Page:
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information,"-may be, less had been better, for this satisfies not, -"may be less satisfied,"-what justice is that which reacheth not that of God in the conscience, which should be the full-information to witness for you? Which your justice wanting, your full information signifies nothing; and which you wanting, you come to give full information;-"and men of perverser principles"-so must all those be who join not with you—“to calumniate us"-truth is no slander-"and render us as bloody persecutors," who certainly are such-"to satisfy the one"-which never will be "and stop the mouths of the other,"—which never can be, for it is the Witness of Truth,-"we thought fit to declare, that, about three years since, divers persons professing themselves Quakers, &c.," as in the beginning, which I have already answered, and do make an end with your beginning in the end. And so I have finished my answer to your Declaration.
Having thus gone through your Declaration, and related the sufferings of Friends, as they have come under the several heads thereof, and as occasion hath been given me by your said Declaration, I shall now proceed to what was done in the other Colonies through your example, and what Friends have since suffered in your own, and so finish up your sum.
No sooner had ye begun your persecution, and drawn the blood of the innocent, but the other Colonies, viz., that of Plymouth Patent chiefly, and New Haven, soon followed after you; as for Connecticut, there was but little done, the governor being a tender man. Plymouth saddle being put upon the bay horse, viz., Boston, (as one who was magistrate of that colony hath expressed it, in a letter written in the sense of the sufferings of these people in that country, hereafter mentioned,) that Patent rides on its career, though not to banishment upon pain of death and ears, yet in other cruelties, as fines, whippings, imprisonments, &c. And New Haven will exceed in burnings in the hand, and other severities.
And here, in the first place, old Nicholas Upshall challengeth the pre-eminence, for the time of his banishment being as early as the proclamation of your law of blood, and coming from you,
being banished, into that jurisdiction for a little shelter in the Winter season, the governor thereof, one Bradford, forbade him to be received by the town of Sandwich, whitherto he was come; and when the tender-hearted people of that town could not be so inhospitable as to turn him out, he sent his warrant for him to come to Plymouth, which was about twenty miles from thence. Which he not answering, being so stricken in years, and the season such, that to have gone thither was as much as might have cost him his life, as he signified to the governor in a letter, and that if he perished, his blood would be required at his hands, he was suffered to stay, by the motion of some of the magistrates, until the Spring of the year, when he was posted away so early, that he had like to have perished in his passage to Rhode Island, as I have already declared.
Nor did John Copeland and Christopher Holder meet with better usage at their hands; for they having been at Martha's Vineyard, a place between Rhode Island and Plymouth colony, on the 16th of the Sixth month, 1657, and speaking there a few words in their meeting-house, after that priest Mayhew had ended, they were both thrust out by the constable, and delivered the next day by the governor and constable to an Indian, to be carried in a small canoe to the mainland, over a sea nine miles broad, dangerous to pass over, having first taken the money from them to pay the Indian; who, taking the custody of them, showed himself more hospitable, as did the rest of the Indians, and supplied them freely with all necessaries, according to what the Indians had, during the space of those three days they staid there, waiting for a calm season, and refused to take any consideration; he who had them in custody saying, "That they were strangers, and Jehovah taught him to love strangers." Learn of the heathen, ye who pretend yourselves Christians. An opportunity presenting, he set them on shore on the mainland, where they were soon set upon, at New Plymouth, by the governor and magistrates there, and several of your church-members; and, after a long dispute, were required to begone. Yet they were loath to let them go; but the next morning the marshal's deputy came for them, and brought them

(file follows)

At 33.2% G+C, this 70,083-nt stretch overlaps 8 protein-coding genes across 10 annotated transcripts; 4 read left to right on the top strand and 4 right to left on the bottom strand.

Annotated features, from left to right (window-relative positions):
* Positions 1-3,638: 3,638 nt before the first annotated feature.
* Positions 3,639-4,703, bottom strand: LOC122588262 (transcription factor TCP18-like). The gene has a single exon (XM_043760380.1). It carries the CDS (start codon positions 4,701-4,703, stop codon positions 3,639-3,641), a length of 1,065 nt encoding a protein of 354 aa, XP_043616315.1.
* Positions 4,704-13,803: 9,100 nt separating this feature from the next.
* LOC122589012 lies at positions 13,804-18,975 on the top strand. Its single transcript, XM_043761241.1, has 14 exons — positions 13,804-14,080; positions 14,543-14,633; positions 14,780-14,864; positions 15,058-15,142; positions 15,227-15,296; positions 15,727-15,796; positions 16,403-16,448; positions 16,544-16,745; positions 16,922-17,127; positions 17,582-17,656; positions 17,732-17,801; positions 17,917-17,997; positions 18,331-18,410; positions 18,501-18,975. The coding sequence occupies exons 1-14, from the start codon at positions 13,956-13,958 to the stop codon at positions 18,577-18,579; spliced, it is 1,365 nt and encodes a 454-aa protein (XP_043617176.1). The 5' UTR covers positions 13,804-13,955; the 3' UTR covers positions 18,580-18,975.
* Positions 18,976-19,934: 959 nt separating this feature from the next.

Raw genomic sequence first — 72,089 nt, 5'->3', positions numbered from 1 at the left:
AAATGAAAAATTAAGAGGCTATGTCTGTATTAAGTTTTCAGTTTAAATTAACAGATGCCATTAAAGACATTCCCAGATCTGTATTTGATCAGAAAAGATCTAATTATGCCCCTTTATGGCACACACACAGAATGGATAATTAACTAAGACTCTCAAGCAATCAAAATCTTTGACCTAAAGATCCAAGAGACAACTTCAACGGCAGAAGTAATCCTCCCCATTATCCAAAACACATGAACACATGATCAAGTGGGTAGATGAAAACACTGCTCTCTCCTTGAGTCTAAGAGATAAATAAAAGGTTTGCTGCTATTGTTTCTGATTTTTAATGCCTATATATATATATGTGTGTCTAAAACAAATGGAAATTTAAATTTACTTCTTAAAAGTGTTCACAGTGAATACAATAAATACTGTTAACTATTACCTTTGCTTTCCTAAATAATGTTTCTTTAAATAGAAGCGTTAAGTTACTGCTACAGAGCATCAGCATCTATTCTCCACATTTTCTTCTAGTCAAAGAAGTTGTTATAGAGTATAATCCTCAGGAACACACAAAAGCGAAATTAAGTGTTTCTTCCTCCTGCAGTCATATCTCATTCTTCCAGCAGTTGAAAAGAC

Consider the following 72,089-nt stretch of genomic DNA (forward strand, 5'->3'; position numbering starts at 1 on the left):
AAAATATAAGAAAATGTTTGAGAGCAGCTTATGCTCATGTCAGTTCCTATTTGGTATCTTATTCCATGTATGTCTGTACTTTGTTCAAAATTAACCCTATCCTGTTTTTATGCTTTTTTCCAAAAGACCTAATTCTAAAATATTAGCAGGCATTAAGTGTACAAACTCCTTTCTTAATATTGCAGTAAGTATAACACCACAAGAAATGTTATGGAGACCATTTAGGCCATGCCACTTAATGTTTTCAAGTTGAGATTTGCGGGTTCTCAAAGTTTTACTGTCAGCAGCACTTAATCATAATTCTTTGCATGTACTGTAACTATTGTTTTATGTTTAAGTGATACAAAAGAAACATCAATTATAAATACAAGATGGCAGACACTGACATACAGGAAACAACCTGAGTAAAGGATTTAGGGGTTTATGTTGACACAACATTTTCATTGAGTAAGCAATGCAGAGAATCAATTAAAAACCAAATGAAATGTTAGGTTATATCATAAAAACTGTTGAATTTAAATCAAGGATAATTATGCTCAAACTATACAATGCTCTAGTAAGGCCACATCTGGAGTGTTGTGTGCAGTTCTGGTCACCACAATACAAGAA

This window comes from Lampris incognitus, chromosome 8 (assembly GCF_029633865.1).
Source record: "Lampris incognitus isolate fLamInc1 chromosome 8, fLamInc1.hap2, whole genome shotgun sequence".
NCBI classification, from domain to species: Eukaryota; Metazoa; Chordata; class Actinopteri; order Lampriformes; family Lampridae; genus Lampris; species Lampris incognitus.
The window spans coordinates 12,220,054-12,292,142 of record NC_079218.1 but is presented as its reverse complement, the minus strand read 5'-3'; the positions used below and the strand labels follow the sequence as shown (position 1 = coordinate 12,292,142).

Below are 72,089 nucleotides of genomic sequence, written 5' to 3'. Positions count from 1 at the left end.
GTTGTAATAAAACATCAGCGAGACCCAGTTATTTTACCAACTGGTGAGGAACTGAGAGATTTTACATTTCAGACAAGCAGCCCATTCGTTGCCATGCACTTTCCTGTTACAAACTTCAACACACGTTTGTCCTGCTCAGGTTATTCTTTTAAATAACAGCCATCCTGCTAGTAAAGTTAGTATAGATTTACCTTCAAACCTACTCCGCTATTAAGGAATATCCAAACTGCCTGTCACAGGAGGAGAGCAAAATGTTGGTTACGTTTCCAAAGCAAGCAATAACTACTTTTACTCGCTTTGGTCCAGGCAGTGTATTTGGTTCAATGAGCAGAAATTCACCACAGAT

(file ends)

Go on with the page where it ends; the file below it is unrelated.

before Thomas Southworth and John Alden, two notorious persecutors, who examined them, and required them to depart the colony, telling them they had a law, but would not show it them when they desired it, being strangers, and so let them go. Nevertheless, the next morning, a constable was sent to the inn where they lodged, to keep them from going to Sandwich, whereunto they were bound; their testimony there being received by many with gladness of heart; and unto which place they said they must pass, ere they departed the country, it being required of them by the Lord. But the constable seized them as they were passing thither, and carried them six miles onward to Rhode Island, out of the liberties of the said town, as he was required. They, obeying the Lord rather than man, soon returned to Sandwich, after he left them; where the priests crying to the governor, "Help, help!" he sent his warrant, and caused them to be apprehended in the name of the Protector as extravagant persons and vagabonds, who were freemen, and brought them to Plymouth, where W. Newland, a friendly man, for but demanding of the deputyconstable, who had them in custody, a copy of the warrant, was fined twenty shillings, and sent the second time out of that colony; and the two prisoners required to depart, and forced so to do by the deputy-marshal, who brought them out of that colony fifty miles, and so left them near Rhode Island, the 2d day of the Seventh month, 1657; and this by order of T. Prince, the governor, John Alden, Josiah Winslow, and Thomas Southworth, magistrates, dated at Plymouth, the 31st of August, 1657, who signed the warrant and caused its execution, though they refused to show their law, to which they pretended, for so doing; and though they also said that they believed that they, viz., the prisoners, did not know they had such a law; and threatened them with their "law for vagabonds," that is to say, whipping, if they came again. How exactly these have learned of you in the beginning, and walked after your unrighteous steps, the reader may perceive, by being as early in the consideration of what ye have done, as in the perusal of this part of their suffering.